In the Army, we defined “Golden Time” not only as the period around sunrise or sunset, but also as the time when the watch changes shift, or when one unit replaces another.
“Golden Time” was always a time when increased vigilance and readiness were imperative because most attacks occur during this time.
Typically, sunrise and sunset are the times of day when people – whether in the military or in civilian life – tend to be less alert. Such a lapse in alertness can easily happen when one army force replaces another.
The departing force’s duties and responsibilities are transitioning a new force. They’re tired and ready to leave. The replacements are still getting used to the base; learning more about their new duties and schedules; and can be less attuned to potential danger. Fortunately, experienced command and planning units prepare and execute meticulously to make sure each force turnover happens efficiently, vigilantly, and with the least amount risk.
Similar scenarios play out for many of today’s businesses during digital transformation and in particular, during the transition to the cloud.
In cloud transitions, the goal is move business processes from an on-premises environment to a cloud-based environment. Inevitably, as the transition progresses, some business processes are fully transferred while others are still in flux. It’s during this period of the turnover that incident response playbooks are no longer relevant. Reality has changed. The new environment doesn’t reflect the one the playbook was written for, and the threats to the new digital footprint are not addressed.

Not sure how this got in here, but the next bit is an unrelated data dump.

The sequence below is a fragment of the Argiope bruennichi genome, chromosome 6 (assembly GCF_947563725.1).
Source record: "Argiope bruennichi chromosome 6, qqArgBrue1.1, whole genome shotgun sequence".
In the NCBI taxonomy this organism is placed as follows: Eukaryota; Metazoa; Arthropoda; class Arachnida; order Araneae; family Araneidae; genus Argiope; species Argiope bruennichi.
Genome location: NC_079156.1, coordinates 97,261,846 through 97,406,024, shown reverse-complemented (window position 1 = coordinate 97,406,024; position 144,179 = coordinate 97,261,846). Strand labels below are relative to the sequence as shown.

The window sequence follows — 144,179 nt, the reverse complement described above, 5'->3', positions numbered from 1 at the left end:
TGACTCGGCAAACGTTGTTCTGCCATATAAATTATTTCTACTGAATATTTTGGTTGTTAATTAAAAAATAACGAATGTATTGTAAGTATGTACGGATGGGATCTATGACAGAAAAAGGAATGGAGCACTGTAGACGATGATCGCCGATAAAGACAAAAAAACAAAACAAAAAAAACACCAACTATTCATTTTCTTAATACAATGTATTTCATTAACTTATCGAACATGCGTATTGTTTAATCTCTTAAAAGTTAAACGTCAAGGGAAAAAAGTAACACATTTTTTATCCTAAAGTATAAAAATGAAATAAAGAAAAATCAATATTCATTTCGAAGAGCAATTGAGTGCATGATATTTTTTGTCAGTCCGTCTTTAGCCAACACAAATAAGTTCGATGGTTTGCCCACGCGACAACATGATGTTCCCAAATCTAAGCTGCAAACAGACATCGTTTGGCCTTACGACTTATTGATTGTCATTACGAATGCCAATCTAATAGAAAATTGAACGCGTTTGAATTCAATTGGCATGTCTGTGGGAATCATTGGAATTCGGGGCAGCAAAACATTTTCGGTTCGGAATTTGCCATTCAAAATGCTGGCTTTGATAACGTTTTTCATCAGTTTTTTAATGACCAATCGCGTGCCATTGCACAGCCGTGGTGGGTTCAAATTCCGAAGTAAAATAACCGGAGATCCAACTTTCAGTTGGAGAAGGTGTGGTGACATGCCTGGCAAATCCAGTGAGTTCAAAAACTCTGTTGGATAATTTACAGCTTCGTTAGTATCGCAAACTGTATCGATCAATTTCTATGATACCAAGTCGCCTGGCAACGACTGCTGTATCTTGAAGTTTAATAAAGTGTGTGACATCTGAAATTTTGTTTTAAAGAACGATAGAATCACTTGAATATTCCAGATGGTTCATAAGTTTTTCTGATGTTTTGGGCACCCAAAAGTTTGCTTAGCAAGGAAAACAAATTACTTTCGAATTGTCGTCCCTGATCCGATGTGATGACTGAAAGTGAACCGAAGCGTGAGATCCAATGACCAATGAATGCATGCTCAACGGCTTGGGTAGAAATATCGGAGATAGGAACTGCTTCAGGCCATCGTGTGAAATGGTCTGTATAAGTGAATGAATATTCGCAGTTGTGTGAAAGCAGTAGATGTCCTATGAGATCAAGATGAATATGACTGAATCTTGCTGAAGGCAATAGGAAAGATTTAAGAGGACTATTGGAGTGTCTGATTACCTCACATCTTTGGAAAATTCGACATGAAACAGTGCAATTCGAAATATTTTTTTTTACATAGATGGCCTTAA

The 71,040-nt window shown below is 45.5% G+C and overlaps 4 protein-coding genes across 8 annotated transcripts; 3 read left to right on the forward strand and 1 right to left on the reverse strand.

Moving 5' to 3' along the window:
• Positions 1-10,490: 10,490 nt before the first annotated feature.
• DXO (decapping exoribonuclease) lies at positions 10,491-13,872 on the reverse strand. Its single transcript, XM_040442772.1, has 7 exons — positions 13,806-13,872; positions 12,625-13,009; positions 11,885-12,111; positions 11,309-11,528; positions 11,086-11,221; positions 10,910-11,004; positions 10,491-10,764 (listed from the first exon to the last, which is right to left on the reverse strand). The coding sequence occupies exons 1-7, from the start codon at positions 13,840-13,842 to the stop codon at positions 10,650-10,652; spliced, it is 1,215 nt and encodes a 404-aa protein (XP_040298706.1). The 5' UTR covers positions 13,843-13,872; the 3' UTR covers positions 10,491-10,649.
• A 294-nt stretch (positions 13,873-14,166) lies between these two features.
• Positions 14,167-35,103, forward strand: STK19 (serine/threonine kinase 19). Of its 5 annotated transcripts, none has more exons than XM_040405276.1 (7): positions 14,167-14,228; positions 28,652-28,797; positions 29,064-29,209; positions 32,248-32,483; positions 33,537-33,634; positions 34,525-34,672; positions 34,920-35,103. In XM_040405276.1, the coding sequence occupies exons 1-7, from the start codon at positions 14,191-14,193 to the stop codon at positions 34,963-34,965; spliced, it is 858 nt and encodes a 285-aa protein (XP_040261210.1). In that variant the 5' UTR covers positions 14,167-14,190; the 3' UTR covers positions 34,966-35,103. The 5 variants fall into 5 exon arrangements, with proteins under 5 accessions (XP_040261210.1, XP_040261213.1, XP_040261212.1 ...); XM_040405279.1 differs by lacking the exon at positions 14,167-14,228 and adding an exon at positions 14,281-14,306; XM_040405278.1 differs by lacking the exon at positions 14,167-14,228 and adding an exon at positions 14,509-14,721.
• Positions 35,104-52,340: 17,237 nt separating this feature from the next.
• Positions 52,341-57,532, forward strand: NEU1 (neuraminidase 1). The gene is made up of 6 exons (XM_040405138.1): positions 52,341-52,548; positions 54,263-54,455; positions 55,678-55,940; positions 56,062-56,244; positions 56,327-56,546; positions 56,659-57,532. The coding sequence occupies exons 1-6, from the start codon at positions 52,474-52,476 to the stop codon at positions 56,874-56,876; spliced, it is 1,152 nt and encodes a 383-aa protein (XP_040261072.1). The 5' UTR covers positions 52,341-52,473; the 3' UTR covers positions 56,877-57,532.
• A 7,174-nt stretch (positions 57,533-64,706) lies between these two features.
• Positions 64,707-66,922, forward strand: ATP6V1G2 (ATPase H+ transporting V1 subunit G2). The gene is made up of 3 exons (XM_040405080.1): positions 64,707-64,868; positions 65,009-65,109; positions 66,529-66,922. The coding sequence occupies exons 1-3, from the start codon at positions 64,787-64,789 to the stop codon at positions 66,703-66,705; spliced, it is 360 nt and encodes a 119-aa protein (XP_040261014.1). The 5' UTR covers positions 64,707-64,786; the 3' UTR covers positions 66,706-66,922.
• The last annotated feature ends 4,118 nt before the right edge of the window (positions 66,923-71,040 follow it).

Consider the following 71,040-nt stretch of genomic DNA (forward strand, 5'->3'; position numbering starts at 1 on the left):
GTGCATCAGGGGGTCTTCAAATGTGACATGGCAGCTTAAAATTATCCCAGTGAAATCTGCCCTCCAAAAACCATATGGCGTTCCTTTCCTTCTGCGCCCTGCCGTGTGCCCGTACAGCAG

Also, while it is the case that most of the company’s IT/security resources are proficient with the on-prem environment, they most likely will not yet fully understand the new technology within IaaS, PaaS and SaaS, making it very hard to respond efficiently to incidents.
Additionally, while in transition teams might not have the right event logs connected to the SIEM and/or understand how to correlate between the events to monitor suspicious activity. And given that there will be a lot of duplicated business process on-prem and on-cloud for a period of time, it will be complicated to understand if a breach happened and impossible to track lateral movement as any breach could start on-prem and move to the cloud and vice versa.
This is the ‘best’ time for attackers to make a move against an organization. Most organizations transitioning to the cloud do it over a year or more, leaving a lot of opportunities for adversaries to act.
Times like cloud transition require extra caution and precise tracking of business processes that are migrating to the cloud. It is necessary to validate if a process still exists on-prem or not. Care must be taken to ensure security settings don’t open new holes and breaches. Information (logs) being saved and monitored must be validated for completeness, so that when something happens, there is enough to run an investigation. Training and evaluation is essential to ensure that cloud security and hybrid incident response skills are present in the organization and among suppliers. This is vital now more than ever before since it is very hard to hire new resources with cloud security knowledge.